Twelve archaeological sites (Fig. 1: 1–12) were discovered , including cave dwellings, rock-hewn agricultural installations and farming terrace walls.
Cisterns (1, 2). The cistern opening at Site 1 is destroyed. The opening of the cistern in Site 2 is rectangular (0.8×1.0 m); the sides of the shaft are hewn and lined with gray hydraulic plaster. The two cisterns were found filled with alluvium.
Rock-cut Installations (3, 6, 10). The surface (0.9×1.0 m) with the rounded corners in the installation in Site 3 is probably part of an oil bodeda, but no collecting vat was found. The installation in Site 6 is rectangular (1.0×1.6 m, depth 8 cm) and is located near a north–south oriented terrace wall. The wall is built of two rows of medium-sized fieldstones with a core of small stones. The installation in Site 10 has a rectangular surface (2.0×2.3 m, depth 0.4 m) that was found partially covered with soil. This is probably a treading floor of a winepress.
Rock-cuttings (4, 7).
Winepresses (5, 11, 12). The treading floors of the winepresses in Sites 5 and 11 are square (2×2 m), whereas that of the winepress in Site 12 is larger (7.0×8.5 m). The latter is probably industrial and its treading floor is surrounded by three other surfaces on the eastern side, possibly used for storing grapes, and two collecting vats on the western side. The treading floor and the storage surfaces are paved with white mosaic (size of tesserae 2 cm). The sides of the collecting vats are coated with gray plaster, embedded with potsherds that date to the Byzantine period.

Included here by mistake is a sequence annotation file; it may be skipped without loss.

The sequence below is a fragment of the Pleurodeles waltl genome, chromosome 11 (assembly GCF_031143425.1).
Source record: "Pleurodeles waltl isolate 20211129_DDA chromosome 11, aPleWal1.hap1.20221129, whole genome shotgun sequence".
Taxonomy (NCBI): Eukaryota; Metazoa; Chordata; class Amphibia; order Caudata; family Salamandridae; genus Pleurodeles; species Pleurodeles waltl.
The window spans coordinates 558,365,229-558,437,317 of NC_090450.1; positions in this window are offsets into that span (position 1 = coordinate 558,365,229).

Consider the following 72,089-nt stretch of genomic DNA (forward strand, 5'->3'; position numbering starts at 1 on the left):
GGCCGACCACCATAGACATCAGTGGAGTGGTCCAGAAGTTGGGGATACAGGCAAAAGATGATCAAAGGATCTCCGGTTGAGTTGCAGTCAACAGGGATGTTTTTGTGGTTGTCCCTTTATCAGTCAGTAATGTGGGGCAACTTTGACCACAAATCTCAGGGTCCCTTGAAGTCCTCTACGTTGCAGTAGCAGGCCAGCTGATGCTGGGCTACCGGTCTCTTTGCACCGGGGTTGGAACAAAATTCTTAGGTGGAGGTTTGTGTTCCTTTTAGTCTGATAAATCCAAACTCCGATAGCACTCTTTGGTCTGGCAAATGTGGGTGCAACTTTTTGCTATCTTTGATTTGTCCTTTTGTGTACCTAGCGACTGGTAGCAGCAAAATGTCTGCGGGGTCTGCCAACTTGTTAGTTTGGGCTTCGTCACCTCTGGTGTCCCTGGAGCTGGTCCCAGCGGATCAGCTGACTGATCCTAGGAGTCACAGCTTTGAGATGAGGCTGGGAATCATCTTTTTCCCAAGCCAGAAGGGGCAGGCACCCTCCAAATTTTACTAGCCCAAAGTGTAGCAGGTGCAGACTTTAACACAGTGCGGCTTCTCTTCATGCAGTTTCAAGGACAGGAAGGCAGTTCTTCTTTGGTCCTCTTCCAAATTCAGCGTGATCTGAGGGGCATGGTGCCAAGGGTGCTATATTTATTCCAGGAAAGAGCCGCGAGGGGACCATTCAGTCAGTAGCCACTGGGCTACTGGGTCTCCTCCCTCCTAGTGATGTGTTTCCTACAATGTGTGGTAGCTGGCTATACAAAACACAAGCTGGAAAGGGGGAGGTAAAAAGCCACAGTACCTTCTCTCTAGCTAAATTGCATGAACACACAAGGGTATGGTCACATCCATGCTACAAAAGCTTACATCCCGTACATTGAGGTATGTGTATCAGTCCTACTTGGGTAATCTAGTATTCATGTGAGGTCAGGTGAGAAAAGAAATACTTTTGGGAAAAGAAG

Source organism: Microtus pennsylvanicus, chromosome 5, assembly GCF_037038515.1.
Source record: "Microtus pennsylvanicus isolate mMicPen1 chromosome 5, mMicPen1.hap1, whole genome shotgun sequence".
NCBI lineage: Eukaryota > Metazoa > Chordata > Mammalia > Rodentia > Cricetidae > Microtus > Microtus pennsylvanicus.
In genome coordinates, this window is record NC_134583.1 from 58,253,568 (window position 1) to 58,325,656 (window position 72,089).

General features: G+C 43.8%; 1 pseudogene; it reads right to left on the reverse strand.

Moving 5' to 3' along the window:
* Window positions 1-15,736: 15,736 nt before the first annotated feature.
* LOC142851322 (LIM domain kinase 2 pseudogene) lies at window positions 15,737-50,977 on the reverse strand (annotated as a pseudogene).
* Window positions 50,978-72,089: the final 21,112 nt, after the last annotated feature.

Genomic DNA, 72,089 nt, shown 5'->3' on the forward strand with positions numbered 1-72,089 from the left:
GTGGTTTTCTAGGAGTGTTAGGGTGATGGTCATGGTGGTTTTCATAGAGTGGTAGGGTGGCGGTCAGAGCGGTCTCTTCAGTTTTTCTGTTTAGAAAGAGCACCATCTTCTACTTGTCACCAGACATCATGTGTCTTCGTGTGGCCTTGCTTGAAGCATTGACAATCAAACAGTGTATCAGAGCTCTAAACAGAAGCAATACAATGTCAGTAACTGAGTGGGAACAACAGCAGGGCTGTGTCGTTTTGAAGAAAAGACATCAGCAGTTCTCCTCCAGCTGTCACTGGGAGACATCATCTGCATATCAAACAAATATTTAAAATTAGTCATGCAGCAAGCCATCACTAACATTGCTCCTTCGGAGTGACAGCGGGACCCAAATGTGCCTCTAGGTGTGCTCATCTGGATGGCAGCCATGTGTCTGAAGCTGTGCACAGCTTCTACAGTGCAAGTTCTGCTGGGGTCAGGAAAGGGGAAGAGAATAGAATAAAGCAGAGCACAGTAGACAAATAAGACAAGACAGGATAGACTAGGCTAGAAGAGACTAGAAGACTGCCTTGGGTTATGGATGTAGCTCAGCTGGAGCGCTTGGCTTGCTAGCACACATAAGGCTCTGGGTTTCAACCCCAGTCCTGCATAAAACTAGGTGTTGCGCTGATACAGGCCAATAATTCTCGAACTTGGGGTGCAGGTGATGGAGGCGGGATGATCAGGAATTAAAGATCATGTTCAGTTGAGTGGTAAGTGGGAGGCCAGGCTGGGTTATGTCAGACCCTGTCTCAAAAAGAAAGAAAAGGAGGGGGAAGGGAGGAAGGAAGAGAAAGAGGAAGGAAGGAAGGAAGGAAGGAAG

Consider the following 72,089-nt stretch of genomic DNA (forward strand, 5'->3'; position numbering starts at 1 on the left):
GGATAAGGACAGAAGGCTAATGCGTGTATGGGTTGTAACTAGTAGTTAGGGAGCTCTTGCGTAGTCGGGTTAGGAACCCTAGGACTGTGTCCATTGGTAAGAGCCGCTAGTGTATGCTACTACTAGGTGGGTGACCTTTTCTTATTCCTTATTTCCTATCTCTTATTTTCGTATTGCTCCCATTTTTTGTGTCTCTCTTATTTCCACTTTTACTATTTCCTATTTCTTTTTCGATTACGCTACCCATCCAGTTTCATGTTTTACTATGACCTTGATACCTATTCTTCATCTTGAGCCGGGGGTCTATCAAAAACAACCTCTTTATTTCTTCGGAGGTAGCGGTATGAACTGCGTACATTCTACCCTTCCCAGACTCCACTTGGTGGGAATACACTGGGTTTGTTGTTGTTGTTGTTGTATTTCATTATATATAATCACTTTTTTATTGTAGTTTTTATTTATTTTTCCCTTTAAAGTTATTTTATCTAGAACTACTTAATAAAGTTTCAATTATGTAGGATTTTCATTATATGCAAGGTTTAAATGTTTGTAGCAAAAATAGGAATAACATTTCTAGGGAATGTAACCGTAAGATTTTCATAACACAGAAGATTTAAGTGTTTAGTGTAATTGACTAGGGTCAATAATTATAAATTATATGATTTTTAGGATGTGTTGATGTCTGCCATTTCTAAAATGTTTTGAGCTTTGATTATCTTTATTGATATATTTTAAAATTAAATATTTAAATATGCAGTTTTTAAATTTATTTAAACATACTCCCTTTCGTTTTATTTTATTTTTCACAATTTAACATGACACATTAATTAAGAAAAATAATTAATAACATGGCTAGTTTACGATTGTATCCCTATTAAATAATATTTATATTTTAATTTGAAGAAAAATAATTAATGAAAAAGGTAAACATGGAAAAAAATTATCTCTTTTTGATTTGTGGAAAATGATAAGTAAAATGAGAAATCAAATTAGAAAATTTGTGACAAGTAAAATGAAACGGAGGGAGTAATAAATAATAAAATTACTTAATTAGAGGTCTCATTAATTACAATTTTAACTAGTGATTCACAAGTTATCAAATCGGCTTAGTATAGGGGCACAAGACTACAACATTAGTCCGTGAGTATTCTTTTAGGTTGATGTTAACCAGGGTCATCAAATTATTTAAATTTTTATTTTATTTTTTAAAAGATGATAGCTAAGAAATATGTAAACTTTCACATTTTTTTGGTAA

Cave Dwellings (8, 9). The cave openings are wide. A section of gray hydraulic plaster was preserved in the western side of the cave in Site 8, possibly indicative of its earlier use as a cistern.
The sites discovered along the survey route reflect the agricultural use of the area, particularly the growing of vineyards during the Byzantine period in the region of Tel Zor‘a.